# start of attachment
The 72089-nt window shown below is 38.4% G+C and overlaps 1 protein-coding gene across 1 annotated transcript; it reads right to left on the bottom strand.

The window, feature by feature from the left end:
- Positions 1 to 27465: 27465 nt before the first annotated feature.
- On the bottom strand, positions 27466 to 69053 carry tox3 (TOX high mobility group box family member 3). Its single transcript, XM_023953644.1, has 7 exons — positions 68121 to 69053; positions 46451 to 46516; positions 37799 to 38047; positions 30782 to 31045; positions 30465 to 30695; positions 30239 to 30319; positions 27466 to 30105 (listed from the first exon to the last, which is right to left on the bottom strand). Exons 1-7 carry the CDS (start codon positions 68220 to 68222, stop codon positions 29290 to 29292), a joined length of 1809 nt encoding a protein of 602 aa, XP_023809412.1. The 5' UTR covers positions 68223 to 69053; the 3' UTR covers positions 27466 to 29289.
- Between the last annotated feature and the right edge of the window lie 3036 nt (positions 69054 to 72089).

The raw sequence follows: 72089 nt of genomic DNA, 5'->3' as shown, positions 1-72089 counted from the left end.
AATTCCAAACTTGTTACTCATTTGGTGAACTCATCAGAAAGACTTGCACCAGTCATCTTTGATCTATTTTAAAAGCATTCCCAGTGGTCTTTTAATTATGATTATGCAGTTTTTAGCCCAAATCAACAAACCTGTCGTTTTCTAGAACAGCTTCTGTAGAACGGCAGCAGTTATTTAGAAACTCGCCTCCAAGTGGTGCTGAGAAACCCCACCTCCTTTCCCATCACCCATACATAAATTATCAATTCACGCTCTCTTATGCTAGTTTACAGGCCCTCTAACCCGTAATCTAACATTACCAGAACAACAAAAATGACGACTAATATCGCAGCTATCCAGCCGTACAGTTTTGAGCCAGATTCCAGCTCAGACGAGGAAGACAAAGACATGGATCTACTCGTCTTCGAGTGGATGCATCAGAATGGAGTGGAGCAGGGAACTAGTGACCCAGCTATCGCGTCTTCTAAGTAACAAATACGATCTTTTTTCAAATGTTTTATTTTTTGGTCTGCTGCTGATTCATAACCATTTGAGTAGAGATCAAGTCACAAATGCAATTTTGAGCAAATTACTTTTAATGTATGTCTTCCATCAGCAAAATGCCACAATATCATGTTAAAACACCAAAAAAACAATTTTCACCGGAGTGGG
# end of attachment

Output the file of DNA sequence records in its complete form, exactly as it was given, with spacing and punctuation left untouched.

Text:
The 72089-nt window shown below is 38.4% G+C and overlaps 1 protein-coding gene across 1 annotated transcript; it reads right to left on the bottom strand.

The window, feature by feature from the left end:
- Positions 1 to 27465: 27465 nt before the first annotated feature.
- On the bottom strand, positions 27466 to 69053 carry tox3 (TOX high mobility group box family member 3). Its single transcript, XM_023953644.1, has 7 exons — positions 68121 to 69053; positions 46451 to 46516; positions 37799 to 38047; positions 30782 to 31045; positions 30465 to 30695; positions 30239 to 30319; positions 27466 to 30105 (listed from the first exon to the last, which is right to left on the bottom strand). Exons 1-7 carry the CDS (start codon positions 68220 to 68222, stop codon positions 29290 to 29292), a joined length of 1809 nt encoding a protein of 602 aa, XP_023809412.1. The 5' UTR covers positions 68223 to 69053; the 3' UTR covers positions 27466 to 29289.
- Between the last annotated feature and the right edge of the window lie 3036 nt (positions 69054 to 72089).

The raw sequence follows: 72089 nt of genomic DNA, 5'->3' as shown, positions 1-72089 counted from the left end.
AATTCCAAACTTGTTACTCATTTGGTGAACTCATCAGAAAGACTTGCACCAGTCATCTTTGATCTATTTTAAAAGCATTCCCAGTGGTCTTTTAATTATGATTATGCAGTTTTTAGCCCAAATCAACAAACCTGTCGTTTTCTAGAACAGCTTCTGTAGAACGGCAGCAGTTATTTAGAAACTCGCCTCCAAGTGGTGCTGAGAAACCCCACCTCCTTTCCCATCACCCATACATAAATTATCAATTCACGCTCTCTTATGCTAGTTTACAGGCCCTCTAACCCGTAATCTAACATTACCAGAACAACAAAAATGACGACTAATATCGCAGCTATCCAGCCGTACAGTTTTGAGCCAGATTCCAGCTCAGACGAGGAAGACAAAGACATGGATCTACTCGTCTTCGAGTGGATGCATCAGAATGGAGTGGAGCAGGGAACTAGTGACCCAGCTATCGCGTCTTCTAAGTAACAAATACGATCTTTTTTCAAATGTTTTATTTTTTGGTCTGCTGCTGATTCATAACCATTTGAGTAGAGATCAAGTCACAAATGCAATTTTGAGCAAATTACTTTTAATGTATGTCTTCCATCAGCAAAATGCCACAATATCATGTTAAAACACCAAAAAAACAATTTTCACCGGAGTGGG